Reduce Unique ICDs by Redesigning the Product or the Process

The objective of this activity is to reduce the number of ICDs by reducing the occurrence of an ICD in producing a unit of Output, or by reducing the number of separate ICDs used in the Output. A unique ICD is one of the key activities in the work center's contribution to the final product (O). It is separate and distinct from any other activity in the work center. For example, the fastening of a part onto a subassembly and a quality control check of the subassembly would be unique ICDs.

B. Redesign the process of producing the ICD or Output

Change the process used to produce the ICD or Output to eliminate activities.

3. Automate an ICD

Warnings and advice

No. Industry SIC Year Notes
1 0 1986 Author says changes in manufacturing structure and technology are far more powerful than focusing on the efficiency of factory workers.
2 0 1996 Electronic commerce can eliminate paper, and eliminate time spent re-keying info into different computers & correcting the resulting errors. E-commerce can slash the cost of processing a purchase order from $150 to as little as $25.
3 0 2002 U.S. companies are now spending more and more to improve their automated customer service. Now more than ever, it's harder for customers to reach real people. U.S. companies spent $150 billion to maintain call centers and are starting to hide the "zero" option (allows customers to reach reps) because labor costs more than robots.
4 0 2004 In today's cut-throat world, companies are fighting to say ahead by cutting costs. Even getting new technology is only half a step. Executives soon learned that they also had to completely rethink how they went about doing work to get the most use out of that technology. It also takes loads of additional investment in worker training and in reorganizing practices like sharing information with suppliers or tracking inventories. For every dollar that companies invest in technology, they have to invest an additional $5 to $10 in this kind of reorganization to get a longer-term cost-cutting payoff from technology. Wal-Mart Stores Inc. and Dell Inc. some of the most effective cost cutters.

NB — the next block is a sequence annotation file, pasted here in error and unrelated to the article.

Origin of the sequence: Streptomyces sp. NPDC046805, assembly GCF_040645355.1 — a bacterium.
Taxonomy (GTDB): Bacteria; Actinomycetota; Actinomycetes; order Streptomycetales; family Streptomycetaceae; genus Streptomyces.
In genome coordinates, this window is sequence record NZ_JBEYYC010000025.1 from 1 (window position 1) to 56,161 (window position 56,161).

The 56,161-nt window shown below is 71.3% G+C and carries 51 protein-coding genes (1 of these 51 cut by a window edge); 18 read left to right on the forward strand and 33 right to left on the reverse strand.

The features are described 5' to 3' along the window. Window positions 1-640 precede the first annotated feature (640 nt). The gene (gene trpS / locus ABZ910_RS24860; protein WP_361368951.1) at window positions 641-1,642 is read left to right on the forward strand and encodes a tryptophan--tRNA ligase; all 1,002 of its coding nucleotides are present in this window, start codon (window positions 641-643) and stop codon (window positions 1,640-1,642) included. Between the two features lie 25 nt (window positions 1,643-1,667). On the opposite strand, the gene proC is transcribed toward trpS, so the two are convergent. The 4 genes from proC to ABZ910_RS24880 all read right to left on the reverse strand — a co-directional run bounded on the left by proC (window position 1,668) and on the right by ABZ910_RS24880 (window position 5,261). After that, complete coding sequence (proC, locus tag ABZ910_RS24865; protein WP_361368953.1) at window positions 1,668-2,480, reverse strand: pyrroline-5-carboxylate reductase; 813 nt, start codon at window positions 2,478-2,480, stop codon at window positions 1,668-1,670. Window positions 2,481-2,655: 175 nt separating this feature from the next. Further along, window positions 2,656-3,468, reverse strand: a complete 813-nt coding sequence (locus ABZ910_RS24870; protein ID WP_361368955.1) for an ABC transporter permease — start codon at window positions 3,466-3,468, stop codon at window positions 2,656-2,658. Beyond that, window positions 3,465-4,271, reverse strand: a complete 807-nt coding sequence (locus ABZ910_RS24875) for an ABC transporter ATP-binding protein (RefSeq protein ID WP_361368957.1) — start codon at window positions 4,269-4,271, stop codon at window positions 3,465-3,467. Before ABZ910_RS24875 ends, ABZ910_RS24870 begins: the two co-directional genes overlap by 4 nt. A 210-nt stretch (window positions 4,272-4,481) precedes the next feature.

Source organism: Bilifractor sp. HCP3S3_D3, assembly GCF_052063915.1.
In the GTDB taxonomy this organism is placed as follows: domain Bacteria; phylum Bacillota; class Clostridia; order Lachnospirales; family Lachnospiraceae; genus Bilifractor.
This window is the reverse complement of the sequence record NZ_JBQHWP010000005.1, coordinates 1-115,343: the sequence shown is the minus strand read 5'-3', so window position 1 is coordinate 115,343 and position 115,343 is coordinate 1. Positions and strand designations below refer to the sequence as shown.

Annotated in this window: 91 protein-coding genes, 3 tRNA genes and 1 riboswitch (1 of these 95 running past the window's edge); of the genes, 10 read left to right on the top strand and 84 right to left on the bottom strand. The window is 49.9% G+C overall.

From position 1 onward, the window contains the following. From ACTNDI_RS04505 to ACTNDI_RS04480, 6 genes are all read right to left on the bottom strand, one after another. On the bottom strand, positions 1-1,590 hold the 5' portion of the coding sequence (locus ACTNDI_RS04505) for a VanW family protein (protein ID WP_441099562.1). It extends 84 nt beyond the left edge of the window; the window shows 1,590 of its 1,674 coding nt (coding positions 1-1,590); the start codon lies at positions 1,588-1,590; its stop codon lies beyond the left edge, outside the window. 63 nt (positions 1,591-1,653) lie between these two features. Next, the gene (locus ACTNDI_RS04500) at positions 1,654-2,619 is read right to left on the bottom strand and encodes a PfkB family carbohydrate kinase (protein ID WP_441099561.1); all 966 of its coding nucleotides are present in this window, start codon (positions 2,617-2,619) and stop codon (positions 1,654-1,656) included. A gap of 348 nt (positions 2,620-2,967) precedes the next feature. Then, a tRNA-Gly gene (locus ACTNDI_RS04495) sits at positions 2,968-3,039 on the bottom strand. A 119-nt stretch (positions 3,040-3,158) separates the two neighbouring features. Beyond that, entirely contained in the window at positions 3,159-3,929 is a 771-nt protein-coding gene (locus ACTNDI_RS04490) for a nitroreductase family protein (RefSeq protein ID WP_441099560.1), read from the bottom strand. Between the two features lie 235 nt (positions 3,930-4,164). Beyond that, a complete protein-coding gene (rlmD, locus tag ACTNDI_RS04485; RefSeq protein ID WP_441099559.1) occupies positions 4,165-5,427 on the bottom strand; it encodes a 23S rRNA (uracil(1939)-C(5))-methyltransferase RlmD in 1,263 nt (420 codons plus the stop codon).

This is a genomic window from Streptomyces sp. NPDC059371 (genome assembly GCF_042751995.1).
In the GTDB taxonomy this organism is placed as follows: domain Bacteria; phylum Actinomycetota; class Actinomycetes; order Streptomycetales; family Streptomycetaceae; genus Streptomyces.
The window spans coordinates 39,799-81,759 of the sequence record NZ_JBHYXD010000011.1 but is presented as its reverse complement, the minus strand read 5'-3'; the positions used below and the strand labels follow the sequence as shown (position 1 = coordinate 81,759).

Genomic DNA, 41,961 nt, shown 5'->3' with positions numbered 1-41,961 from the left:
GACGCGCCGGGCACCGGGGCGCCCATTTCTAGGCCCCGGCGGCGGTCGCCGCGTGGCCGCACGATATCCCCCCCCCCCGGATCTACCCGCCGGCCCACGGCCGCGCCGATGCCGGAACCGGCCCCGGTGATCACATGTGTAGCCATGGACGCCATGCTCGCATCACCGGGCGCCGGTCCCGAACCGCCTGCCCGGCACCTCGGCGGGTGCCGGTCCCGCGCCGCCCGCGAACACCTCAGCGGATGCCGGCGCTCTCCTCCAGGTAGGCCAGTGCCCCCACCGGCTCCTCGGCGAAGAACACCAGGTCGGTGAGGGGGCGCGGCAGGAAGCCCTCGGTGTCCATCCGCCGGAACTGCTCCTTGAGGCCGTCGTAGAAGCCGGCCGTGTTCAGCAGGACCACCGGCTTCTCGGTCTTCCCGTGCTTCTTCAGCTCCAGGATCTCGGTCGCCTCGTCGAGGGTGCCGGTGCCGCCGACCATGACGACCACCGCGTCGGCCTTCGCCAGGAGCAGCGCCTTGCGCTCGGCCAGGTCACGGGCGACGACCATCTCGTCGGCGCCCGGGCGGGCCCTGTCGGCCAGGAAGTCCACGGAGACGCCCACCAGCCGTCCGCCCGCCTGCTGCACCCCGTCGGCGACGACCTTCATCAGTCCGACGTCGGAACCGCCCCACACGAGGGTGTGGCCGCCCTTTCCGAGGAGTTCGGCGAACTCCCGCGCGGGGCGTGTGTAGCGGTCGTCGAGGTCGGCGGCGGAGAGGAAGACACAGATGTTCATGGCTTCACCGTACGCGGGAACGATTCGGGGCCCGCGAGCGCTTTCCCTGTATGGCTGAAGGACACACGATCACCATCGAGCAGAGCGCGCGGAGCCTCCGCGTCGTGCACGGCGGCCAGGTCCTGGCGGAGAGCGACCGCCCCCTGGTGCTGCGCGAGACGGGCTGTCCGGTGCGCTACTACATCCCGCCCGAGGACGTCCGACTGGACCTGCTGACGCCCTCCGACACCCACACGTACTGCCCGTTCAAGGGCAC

5 2000 2004 In studying the trade off between service quality and costs, seven of the companies surveyed succeeded in holding down costs and maintaining high customer service levels but almost a dozen failed in both categories. Information technology had no direct effect on the manufacturers' performance and the outsourcing of logistics operations or a company's size didn't either.
6 2844 2004 Avon expanded its cosmetics business globally by rebuilding its manufacturing and transportation infrastructure from top to bottom. The company installed a supply chain and scheduling system to support planning and coordination across the region. To manage the growing complexity of the business, it put into place a regional planning group to make decisions about service levels, inventory, and costs based on a bird's-eye view of the whole supply chain.
7 3523 1986 Deere has become somewhat disillusioned with its flexible manufacturing system. It found itself paying for the ability to produce many different parts when all it needed was a few. Now, Deere is building simpler and less costly manufacturing cells–a series of machines committed not to endless diversity, but to families of similar parts.
8 3571 2003 A supply chain includes distribution and logistics in its broadest sense, in its grandest aspirations it contemplates having a customer's order trigger an instantaneous response in every ingredient.
9 3577 2004 A rigorous statistics-based method known as Lean Six Sigma enabled Xerox to find and fix myriad quality problems, reducing operating costs for Xerox and its customers. Software for translating technical manuals into foreign languages couldn't cope with some of the engineering jargon. Spotting and eradicating problem phrases led to faster translations, fewer errors, and savings of up to $1 million.
10 4512 2004 Serving customers over the internet has saved airlines roughly $10-$15 per booking. Nonetheless, Web-based channels facilitate the price transparency that at some airlines, makes the average online fare an estimated $50-$100 lower than that of a ticket purchased through other channels.
11 5331 2007 As rivals began to close the operating cost gap, Wal-Mart planned to use sophisticated radio-activated tags to reduce labor and inventory costs. However, the move has failed to save money and has irritated suppliers who are stuck with the cost of buying, programming and applying the tags. The product is designed to allow stores and warehouses to scan and track products quickly.
12 6021 2004 Cash incentives for internet bill pay are being offered by banks to build their online businesses. Online operations are viewed as key to cutting costs and retaining customers. Online bankers tend to make fewer calls to call centers and opt out of paper statements, saving in administrative costs. Citigroup's Citibank offered as much as $200 to new online bill-paying customers. Wells Fargo customers who are new to the service can receive $10 if they pay one bill by January while E*Trade Financial is paying $25 to customers who pay at least two bills online.
13 6300 2003 The lean team also identified other JPF operations that could benefit from the new system, based on each operation's significance to advisers, the magnitude of the new system's impact, and the unit's strategic importance. JPF will not introduce automation in an area until lean principles have been applied and the new process has stabilized.

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